Contrary to some misleading information in circulation, CIMA had no prior knowledge of ACCA’s proposals, no part in their creation and was not consulted about the distribution tactics. In fact, CIMA only received notice about an hour before the press briefings.
The quoted justification for this behaviour is that the document’s authors did not want prior discussion and debate because councils exert a debilitating force on proceedings.
The last attempts to bring about changes in the profession did not involve ACCA. They did involve CIMA, though, which learned a number of lessons.
That is why we do not understand why these latest proposals did not:
– appreciate the role played by the CIMA council;
– recognise CIMA members’ support for their democratically elected council;
– understand the different and conflicting demands and needs of accountants in regulated practice areas, such as audit and insolvency, and those in business and the public sector;
– appreciate the increasing probability of a conflict of interests between these two streams;
– recognise that the new body will be a mirror of one deliberately excluded from the proposal, thereby guaranteeing that one will be deemed inferior to the other;
– acknowledge that both will have bureaucracies struggling to manage difficult and recurrent problems caused by the conflicting agendas; and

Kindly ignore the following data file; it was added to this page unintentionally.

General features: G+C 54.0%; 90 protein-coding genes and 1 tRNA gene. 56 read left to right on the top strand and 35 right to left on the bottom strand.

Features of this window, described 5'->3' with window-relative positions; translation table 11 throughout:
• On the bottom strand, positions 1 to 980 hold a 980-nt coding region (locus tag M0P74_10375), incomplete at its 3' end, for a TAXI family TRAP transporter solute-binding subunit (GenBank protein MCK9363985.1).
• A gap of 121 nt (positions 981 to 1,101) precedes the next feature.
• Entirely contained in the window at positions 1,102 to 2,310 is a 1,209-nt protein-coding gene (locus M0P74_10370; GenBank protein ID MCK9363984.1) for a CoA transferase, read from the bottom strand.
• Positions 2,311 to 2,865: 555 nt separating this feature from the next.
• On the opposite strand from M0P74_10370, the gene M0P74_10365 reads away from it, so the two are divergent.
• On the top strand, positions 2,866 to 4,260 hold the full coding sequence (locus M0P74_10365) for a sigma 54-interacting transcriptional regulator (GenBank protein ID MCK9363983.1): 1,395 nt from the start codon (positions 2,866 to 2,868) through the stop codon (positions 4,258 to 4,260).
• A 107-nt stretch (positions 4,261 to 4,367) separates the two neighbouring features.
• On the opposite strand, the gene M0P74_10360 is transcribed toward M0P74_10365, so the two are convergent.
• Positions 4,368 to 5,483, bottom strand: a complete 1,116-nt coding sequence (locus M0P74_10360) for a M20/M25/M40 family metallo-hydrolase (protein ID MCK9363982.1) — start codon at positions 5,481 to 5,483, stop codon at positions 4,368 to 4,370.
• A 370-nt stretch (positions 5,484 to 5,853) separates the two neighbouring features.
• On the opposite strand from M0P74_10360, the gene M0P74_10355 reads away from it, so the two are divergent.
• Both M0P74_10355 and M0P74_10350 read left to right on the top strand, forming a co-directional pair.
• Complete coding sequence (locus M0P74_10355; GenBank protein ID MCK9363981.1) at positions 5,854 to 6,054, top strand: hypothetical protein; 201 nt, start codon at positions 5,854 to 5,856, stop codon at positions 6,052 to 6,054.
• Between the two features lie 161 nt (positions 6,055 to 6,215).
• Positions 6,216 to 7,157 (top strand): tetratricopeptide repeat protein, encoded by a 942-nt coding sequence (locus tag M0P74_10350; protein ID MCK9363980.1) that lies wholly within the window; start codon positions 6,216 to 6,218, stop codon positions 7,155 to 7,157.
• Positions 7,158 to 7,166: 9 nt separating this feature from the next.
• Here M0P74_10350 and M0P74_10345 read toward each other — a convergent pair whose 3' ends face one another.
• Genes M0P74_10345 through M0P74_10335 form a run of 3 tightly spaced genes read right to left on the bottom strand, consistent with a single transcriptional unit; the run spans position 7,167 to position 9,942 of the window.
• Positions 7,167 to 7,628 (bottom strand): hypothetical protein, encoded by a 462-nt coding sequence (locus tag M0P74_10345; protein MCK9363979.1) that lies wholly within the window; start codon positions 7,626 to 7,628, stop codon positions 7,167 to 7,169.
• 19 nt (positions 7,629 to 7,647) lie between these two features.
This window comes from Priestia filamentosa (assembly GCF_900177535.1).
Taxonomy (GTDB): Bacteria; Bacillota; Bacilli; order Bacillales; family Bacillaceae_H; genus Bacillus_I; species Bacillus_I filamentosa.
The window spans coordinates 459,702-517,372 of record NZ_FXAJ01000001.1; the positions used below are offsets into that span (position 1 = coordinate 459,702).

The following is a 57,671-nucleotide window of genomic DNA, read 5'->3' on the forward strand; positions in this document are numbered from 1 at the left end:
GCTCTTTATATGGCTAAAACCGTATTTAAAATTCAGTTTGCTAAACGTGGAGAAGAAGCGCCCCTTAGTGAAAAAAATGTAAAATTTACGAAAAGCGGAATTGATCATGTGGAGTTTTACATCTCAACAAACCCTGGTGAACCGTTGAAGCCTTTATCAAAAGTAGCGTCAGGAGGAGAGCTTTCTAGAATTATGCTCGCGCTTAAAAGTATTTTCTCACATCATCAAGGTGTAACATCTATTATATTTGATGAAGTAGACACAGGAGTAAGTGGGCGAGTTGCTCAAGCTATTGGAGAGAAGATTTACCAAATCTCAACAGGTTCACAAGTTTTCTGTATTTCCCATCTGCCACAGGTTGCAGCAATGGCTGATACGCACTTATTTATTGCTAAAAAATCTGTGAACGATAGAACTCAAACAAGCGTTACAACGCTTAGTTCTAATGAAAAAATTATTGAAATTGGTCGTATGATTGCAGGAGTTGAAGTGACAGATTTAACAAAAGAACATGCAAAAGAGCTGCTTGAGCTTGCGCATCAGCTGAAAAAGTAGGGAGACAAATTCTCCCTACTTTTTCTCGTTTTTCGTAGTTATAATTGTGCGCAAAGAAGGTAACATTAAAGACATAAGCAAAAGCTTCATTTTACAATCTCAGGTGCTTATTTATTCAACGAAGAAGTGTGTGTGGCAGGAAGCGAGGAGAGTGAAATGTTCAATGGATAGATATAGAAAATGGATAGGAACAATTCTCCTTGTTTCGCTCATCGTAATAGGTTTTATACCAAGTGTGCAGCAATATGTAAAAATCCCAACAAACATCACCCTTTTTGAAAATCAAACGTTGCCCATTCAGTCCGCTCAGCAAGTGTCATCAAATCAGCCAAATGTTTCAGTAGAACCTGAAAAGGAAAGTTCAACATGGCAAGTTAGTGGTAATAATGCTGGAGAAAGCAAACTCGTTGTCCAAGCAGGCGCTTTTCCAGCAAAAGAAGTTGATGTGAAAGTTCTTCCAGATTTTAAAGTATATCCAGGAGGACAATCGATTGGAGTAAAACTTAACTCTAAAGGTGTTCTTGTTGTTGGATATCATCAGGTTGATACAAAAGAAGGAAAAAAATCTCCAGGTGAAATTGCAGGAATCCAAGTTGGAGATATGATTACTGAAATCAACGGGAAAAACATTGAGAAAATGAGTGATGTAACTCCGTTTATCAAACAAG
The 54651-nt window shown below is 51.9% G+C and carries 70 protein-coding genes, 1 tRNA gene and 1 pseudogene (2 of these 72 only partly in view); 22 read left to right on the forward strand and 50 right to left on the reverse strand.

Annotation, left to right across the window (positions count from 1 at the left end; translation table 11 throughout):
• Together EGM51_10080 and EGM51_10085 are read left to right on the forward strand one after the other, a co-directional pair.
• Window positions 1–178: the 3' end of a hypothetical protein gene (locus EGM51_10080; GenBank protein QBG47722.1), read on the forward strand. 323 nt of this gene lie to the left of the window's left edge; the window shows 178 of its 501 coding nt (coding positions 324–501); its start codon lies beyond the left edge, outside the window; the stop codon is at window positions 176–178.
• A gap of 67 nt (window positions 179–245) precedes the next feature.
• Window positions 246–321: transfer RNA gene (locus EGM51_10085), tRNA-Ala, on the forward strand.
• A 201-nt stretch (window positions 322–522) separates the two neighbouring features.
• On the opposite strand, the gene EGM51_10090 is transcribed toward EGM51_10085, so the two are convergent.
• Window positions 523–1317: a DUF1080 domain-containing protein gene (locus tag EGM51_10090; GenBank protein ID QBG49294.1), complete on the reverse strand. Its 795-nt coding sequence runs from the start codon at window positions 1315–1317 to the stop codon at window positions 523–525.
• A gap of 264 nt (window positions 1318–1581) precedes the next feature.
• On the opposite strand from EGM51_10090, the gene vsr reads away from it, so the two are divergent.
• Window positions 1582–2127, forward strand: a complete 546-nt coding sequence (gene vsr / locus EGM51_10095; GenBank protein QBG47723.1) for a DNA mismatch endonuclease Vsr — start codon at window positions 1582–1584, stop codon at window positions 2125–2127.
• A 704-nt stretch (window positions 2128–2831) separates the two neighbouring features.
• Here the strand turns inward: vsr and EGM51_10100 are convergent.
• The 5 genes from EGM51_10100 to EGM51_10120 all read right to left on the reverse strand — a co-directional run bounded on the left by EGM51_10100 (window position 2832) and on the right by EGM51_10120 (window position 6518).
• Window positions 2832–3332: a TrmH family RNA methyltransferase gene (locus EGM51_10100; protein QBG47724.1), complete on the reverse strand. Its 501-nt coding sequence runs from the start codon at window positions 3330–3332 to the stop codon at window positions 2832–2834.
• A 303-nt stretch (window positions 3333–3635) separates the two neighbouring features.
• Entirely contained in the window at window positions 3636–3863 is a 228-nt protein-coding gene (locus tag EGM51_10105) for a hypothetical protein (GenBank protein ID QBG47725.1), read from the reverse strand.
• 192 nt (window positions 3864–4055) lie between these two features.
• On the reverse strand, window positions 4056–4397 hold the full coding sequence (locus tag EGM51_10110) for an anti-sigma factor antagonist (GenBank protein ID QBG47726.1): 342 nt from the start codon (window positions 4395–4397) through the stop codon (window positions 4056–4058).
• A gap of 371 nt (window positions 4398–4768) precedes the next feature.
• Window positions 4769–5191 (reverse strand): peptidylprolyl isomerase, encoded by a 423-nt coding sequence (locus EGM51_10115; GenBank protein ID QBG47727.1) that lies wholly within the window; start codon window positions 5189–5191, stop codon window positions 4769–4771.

– appreciate that merging three bodies with different public perceptions of quality and desirability leads to a collective averaging down.
Experience suggests the proposals do not add value to most CIMA members, particularly when they are hustled into giving opinions based on inadequate and possibly misleading information.
The profession may need two independent bodies – but not those anticipated in the proposal, which conveys the belief this is a ploy to take CIMA into an extended ACCA.
So far as the ACCA survey is concerned, we know from experience that members’ approval in principle is always qualified by subsequent caveats.
Industry knows that ‘merger’ is PR-speak for ‘takeover’. There are a number of issues which should be intelligently discussed and will prove to be negotiable or unbridgeable. The proposers hope the showstoppers will be covered by the poll. Unfortunately that will not be so, and the CIMA council, after a full debate, has concluded that the proposals do not form a satisfactory base to go forward. As a member-led organisation, we are again consulting our members.
Peter Layhe is president of CIMA.
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